“I haven’t really played a character like him. I’ve always gotten casted as the dumb, boyish comedic roles, not that Billy Flynn isn’t funny too, but Seymour in ‘Little Shop’ was very naïve – juvenile – and I’m kind of good at playing that dopey personality. But Billy was a challenge at first, and it took me a while to kind of find my natural way of portraying his character. A lot of the time his role is played a little more seriously than I played it, but I milked the sleazeball side of him as much as I could. I actually had more fun with that role than any other role I’ve done.”
“It’s a lot of work to put on a production like this because we were rehearsing for two months. Then after that we rehearsed everyday, but once we got into dress rehearsals and the actual shows, everyone is in different scenes, so everyone met up at different times. Downstairs we had card games going on and just people talking, getting in circles and playing games until it was their time to go up. It was just a very welcoming community and anyone could join, and everyone there is just super nice because we’re all in this big thing together.”
“It was actually really interesting, and it felt like I was back at the beginning of the year when I didn’t understand much, so it was really interesting and I feel like the character that I was playing in the musical was really interesting because I guess I could connect with the character. She’s in the jail and is in the same group of people, but at the same time, she’s apart because she doesn’t speak the same language, and she’s there with people that are kind of with her, but at the same time didn’t really care because she’s not American, and it’s kind of the summary of being an exchange student.”
“It’s still pretty surreal. Like I know it’s over, but I don’t actually know it’s over ... I remember the very last line that I said at my last show on Friday. It was interesting because it kinda hit me right as I was walking offstage, I was like ‘Okay, this is the last time you’re gonna walk offstage as this character,’ … it’s definitely been quite the experience … I will probably look back on it later in life and remember all the crazy, fun moments that I had. I really like the moment in the song that I sing – it’s kinda towards the end – really high notes, and I’m up on a platform looking out in the auditorium full of people ... you don’t know that they’re there, because it’s completely dark, and all the lights are in your face, and you know the whole applause thing is coming. That’s my favorite moment.”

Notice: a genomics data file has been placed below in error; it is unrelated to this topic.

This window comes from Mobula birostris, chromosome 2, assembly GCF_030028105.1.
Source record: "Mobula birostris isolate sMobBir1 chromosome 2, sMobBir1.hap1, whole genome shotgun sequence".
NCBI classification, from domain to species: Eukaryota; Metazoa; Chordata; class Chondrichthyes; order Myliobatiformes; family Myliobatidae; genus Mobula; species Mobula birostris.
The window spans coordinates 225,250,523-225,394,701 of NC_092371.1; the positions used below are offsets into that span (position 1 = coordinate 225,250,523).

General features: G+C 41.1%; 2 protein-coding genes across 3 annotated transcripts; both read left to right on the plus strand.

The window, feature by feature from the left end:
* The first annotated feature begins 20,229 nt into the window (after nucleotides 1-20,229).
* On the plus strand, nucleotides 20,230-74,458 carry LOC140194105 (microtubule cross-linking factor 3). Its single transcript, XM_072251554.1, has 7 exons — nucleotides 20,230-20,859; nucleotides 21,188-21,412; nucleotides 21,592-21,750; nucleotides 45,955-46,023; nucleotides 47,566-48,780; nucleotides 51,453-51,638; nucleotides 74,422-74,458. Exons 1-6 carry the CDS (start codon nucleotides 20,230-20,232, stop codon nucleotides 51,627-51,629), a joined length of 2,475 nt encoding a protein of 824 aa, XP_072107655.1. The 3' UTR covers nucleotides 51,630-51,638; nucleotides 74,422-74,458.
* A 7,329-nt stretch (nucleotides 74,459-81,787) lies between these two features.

“To see them support each other and to see on cast A’s closing night all of cast B sitting in the back row of the auditorium, sitting together holding hands, watching their counterparts perform on stage and going through all the motions and quietly singing along and cheering and clapping ... that’s the best of Grant High School, all these kids of different races and different identities coming together to do something like this. We’re completely supportive of each other, which is awesome.”
On Friday, May 5, at around 7 p.m., cast A of the “Chicago” production walked on stage behind the curtain, and senior Lilly Sasse, who played the Master of Ceremonies, appeared in front of the crowd:
“Welcome ladies, gentlemen and other fancy folk,” she said. “You are about to see a story of murder, greed, corruption, violence, exploitation, adultery and treachery. Perfect for a high school show. Thank you.” Then a trumpet wailed, and the curtains opened, revealing a stage full of dancers posed and ready to begin their first number: “All That Jazz.”
“‘Chicago’ is a show I’ve always wanted to do,” says co-director and dance coordinator Jessica Murray. “I needed to do it in a community that was open to it because it’s an edgier show, and not a lot of high schools can do it. It was risky in that way,”
The play, originally written in 1975, is set in prohibition-era Chicago and follows the trial process of Roxie Hart, who murders the man she is having an affair with. When she is sent to prison and placed on death row, a local lawyer named Billy Flynn takes her case and helps throw Roxie into public stardom for her cold-blooded murder.
The risqué content and the heavy involvement of Grant’s dance program, led by Murray, has set “Chicago” apart from previous musicals and plays produced at Grant.
“The Grant dance department had really grown in the past couple years under Ms. Murray, and … it was very prominently featured, as well as the choir program,” says Grant senior Henry Belliveau, who played Billy Flynn in cast A. “I think vocally, and dance-wise, the show was stronger than any other show that I’ve seen.”
“Chicago” was the last production in the Grant auditorium before the redesign of the school, so the students were determined to end the show on a strong note. “The Grant auditorium is such a special place with such a unique energy, and I felt like I owed it to the theater department to put on the best show yet,” says Sasse. “Everyone found this new level of motivation to go out with a bang and leave a lasting legacy in that special space.” ◆